Some people have a spirit animal or guide they feel a deep connection to like an owl or bear or dolphin. I have a spirit vitamin—vitamin D. This may sound odd, but I’m a dietitian, after all, and vitamins (a.k.a. micronutrients) are my expertise.
Dietitians spend years studying biochemistry in depth, learning how the dietary intake of various vitamins and minerals affect the human body. And I’ll confirm that it’s 100% true that you are what you eat, but there’s so much more to that concept. What you eat can actually prevent disease, help you function optimally, and even heal and restore the body. And a lot of it can be attributed to the micronutrient content in food.
Arguably, one of the most powerful micronutrients, and one that’s especially worth mentioning now during this global pandemic, is vitamin D.
Vitamin D has always been an extraordinary vitamin. Unlike any other, it can be synthesized in the skin when exposed to sunlight and it functions more like a hormone. It’s essential for bone health, immunity, and healthy endocrine and cardiovascular systems. And inadequate vitamin D levels have even been associated with an increased risk for developing colorectal and breast cancer.
As more research is being conducted, we’re learning that vitamin D may even decrease the severity of certain autoimmune diseases, diabetes, eczema, cognitive deterioration, and the progression of neurodegenerative disease.
And now, as of September 2020, the latest research on vitamin D is nothing short of astounding!
A recent retrospective, observational study conducted from March-June 2020, analyzing over 190,000 patients from all 50 states in the U.S. considering race, ethnicity, sex, and age, found a statistically significant association between lower COVID19-positive rates and higher levels of circulating vitamin D (25-hydroxyvitamin) in the blood. In other words, of the 190,000+ COVID19-positive patients tested, those who had clinically low levels of vitamin D had a 54% higher positivity rate of COVID19. In the same population group, as blood levels of vitamin D increased, COVID19-positivity decreased.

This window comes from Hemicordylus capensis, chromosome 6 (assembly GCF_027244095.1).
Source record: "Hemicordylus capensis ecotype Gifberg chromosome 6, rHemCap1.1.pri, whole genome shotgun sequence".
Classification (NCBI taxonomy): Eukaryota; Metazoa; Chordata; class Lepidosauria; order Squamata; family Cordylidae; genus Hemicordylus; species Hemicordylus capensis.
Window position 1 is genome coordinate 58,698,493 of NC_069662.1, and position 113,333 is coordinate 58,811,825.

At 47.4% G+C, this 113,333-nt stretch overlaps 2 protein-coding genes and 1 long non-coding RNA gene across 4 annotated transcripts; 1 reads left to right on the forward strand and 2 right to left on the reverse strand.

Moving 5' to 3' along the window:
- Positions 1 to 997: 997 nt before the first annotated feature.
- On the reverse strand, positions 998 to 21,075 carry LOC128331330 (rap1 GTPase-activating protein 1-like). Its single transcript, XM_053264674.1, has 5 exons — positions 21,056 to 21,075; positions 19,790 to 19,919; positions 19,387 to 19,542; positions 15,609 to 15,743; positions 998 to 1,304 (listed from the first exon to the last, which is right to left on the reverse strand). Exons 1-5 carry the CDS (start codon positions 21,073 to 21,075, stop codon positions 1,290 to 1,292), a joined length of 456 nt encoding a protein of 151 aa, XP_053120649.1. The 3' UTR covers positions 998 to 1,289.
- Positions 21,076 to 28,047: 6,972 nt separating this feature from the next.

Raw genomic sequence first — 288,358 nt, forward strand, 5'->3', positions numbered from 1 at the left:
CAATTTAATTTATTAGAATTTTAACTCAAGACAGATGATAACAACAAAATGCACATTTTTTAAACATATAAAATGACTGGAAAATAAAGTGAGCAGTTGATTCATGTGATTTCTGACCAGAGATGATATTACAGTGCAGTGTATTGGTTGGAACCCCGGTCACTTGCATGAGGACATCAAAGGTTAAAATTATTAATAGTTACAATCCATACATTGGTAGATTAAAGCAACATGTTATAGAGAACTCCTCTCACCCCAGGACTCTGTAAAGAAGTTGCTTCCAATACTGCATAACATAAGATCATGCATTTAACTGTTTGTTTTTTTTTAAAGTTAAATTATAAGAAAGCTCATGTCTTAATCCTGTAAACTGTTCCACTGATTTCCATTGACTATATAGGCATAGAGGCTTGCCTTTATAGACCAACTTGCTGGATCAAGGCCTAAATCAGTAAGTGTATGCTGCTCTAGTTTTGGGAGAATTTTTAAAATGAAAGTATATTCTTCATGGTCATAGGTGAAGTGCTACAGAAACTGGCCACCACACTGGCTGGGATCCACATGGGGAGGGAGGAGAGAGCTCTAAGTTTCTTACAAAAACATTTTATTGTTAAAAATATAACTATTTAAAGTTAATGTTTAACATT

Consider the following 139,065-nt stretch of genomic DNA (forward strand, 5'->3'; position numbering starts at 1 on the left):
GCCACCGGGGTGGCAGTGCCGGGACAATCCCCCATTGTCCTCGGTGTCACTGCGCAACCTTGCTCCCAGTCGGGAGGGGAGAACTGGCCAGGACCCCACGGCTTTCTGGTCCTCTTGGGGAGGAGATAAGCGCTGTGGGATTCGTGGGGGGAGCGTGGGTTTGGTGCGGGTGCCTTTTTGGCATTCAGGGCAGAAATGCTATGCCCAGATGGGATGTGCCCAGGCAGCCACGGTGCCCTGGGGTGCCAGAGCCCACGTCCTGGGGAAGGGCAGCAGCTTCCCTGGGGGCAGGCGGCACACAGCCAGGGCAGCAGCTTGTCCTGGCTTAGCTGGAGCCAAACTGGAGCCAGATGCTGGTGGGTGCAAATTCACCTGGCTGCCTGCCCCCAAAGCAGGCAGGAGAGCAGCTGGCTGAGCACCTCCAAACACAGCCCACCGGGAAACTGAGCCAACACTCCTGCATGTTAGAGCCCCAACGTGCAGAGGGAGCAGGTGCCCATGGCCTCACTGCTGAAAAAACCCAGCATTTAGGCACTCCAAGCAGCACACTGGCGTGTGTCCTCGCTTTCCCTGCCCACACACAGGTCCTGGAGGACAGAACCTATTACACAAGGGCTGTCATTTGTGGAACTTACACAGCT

Although this type of study comes with its limitations, this is groundbreaking information and can perhaps offer us another tool to put in our toolbox for fortifying our health during this unprecedented public health crisis and during this cold and flu season. But, it’s important to note that adequate vitamin D levels in the blood have not been shown to prevent COVID19. So far, we are only learning about the outcomes when vitamin D in the blood is low.
Since we’re observing, yet again, another way vitamin D plays an important role in our health, it’s essential that we focus our attention especially during the winter months, on eating a diet rich in vitamin D and/or supplementing as needed.
Here is a list of some of the most accessible and bioavailable forms of vitamin D-rich whole foods.
Salmon – 4 ounces provides about 511 IU of vitamin D3.
Sardines – 3.2 ounces provides about 175 IU of vitamin D3.
Cow’s milk – 4 ounces provides about 62 IU of vitamin D3.
Shiitake mushrooms – ½ cup provides about 20 IU of vitamin D2.
General vitamin D recommendations for healthy adults, whether in food or supplementation, are anywhere from 400-2,000 IU daily. Adults over 50 years old need to shoot for 2,000 IU daily due to a reduced capacity to synthesize vitamin D in the skin. Pediatric recommendations for infants, children, and adolescents range from 400-1,000 IU daily. Always refer to your primary care provider for individualized recommendations.
Also, it’s important to consider which form of vitamin D you’re consuming, especially when supplementing. Vitamin D2 and vitamin D3 are both effective at raising blood levels of vitamin D (25-hydroxyvitamin) concentrations although some studies have shown that vitamin D3 is more efficacious in maintaining vitamin D levels in the blood. Lastly, when it comes to supplements, I recommend vitamin D in liquid form because it’s often suspended in a fat-soluble medium like coconut or olive oil which helps with absorption. Most liquid vitamin D also comes in higher doses than in capsule form which typically lasts longer and can be more cost effective.
For a boost of vitamin D and other healthy nutrients like omega-3 fatty acids and vitamin B12, I love baked salmon, and this is one of my all-time favorite recipes. Salmon en Papillote with Seasonal Vegetable Ribbons. This and other nutrient-dense and flavorful recipes can be found in my new book, The Nutritionist’s Kitchen.